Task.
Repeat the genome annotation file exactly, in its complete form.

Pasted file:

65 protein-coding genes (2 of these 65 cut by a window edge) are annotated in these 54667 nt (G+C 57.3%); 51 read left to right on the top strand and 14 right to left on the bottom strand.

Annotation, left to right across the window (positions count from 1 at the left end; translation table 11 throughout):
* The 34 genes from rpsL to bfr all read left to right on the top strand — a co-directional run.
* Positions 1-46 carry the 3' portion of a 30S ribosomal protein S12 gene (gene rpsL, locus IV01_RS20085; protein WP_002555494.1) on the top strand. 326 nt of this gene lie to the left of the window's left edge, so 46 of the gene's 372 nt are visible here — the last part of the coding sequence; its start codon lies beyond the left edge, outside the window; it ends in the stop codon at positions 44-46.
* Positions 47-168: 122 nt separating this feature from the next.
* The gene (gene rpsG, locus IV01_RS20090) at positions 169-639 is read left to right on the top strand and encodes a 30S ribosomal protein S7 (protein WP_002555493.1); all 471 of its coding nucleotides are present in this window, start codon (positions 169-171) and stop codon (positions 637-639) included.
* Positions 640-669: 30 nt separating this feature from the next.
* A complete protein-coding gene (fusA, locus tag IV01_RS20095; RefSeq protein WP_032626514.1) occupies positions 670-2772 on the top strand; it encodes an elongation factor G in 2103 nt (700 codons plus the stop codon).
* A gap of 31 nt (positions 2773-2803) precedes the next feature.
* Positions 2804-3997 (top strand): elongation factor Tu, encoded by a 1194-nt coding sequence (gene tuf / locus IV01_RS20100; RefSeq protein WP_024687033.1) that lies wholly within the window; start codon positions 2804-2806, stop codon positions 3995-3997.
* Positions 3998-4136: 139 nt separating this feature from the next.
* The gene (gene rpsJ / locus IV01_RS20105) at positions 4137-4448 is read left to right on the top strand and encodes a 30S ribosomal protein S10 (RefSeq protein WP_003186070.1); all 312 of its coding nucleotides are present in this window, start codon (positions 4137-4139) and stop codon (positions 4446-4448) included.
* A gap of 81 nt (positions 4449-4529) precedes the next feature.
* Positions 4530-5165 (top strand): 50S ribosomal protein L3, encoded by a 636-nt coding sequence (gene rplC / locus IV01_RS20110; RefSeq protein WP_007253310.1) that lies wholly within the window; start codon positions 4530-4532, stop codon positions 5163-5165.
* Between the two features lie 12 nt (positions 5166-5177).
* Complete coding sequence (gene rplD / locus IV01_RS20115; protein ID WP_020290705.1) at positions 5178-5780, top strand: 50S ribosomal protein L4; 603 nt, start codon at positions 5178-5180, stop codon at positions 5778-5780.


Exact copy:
65 protein-coding genes (2 of these 65 cut by a window edge) are annotated in these 54667 nt (G+C 57.3%); 51 read left to right on the top strand and 14 right to left on the bottom strand.

Annotation, left to right across the window (positions count from 1 at the left end; translation table 11 throughout):
* The 34 genes from rpsL to bfr all read left to right on the top strand — a co-directional run.
* Positions 1-46 carry the 3' portion of a 30S ribosomal protein S12 gene (gene rpsL, locus IV01_RS20085; protein WP_002555494.1) on the top strand. 326 nt of this gene lie to the left of the window's left edge, so 46 of the gene's 372 nt are visible here — the last part of the coding sequence; its start codon lies beyond the left edge, outside the window; it ends in the stop codon at positions 44-46.
* Positions 47-168: 122 nt separating this feature from the next.
* The gene (gene rpsG, locus IV01_RS20090) at positions 169-639 is read left to right on the top strand and encodes a 30S ribosomal protein S7 (protein WP_002555493.1); all 471 of its coding nucleotides are present in this window, start codon (positions 169-171) and stop codon (positions 637-639) included.
* Positions 640-669: 30 nt separating this feature from the next.
* A complete protein-coding gene (fusA, locus tag IV01_RS20095; RefSeq protein WP_032626514.1) occupies positions 670-2772 on the top strand; it encodes an elongation factor G in 2103 nt (700 codons plus the stop codon).
* A gap of 31 nt (positions 2773-2803) precedes the next feature.
* Positions 2804-3997 (top strand): elongation factor Tu, encoded by a 1194-nt coding sequence (gene tuf / locus IV01_RS20100; RefSeq protein WP_024687033.1) that lies wholly within the window; start codon positions 2804-2806, stop codon positions 3995-3997.
* Positions 3998-4136: 139 nt separating this feature from the next.
* The gene (gene rpsJ / locus IV01_RS20105) at positions 4137-4448 is read left to right on the top strand and encodes a 30S ribosomal protein S10 (RefSeq protein WP_003186070.1); all 312 of its coding nucleotides are present in this window, start codon (positions 4137-4139) and stop codon (positions 4446-4448) included.
* A gap of 81 nt (positions 4449-4529) precedes the next feature.
* Positions 4530-5165 (top strand): 50S ribosomal protein L3, encoded by a 636-nt coding sequence (gene rplC / locus IV01_RS20110; RefSeq protein WP_007253310.1) that lies wholly within the window; start codon positions 4530-4532, stop codon positions 5163-5165.
* Between the two features lie 12 nt (positions 5166-5177).
* Complete coding sequence (gene rplD / locus IV01_RS20115; protein ID WP_020290705.1) at positions 5178-5780, top strand: 50S ribosomal protein L4; 603 nt, start codon at positions 5178-5180, stop codon at positions 5778-5780.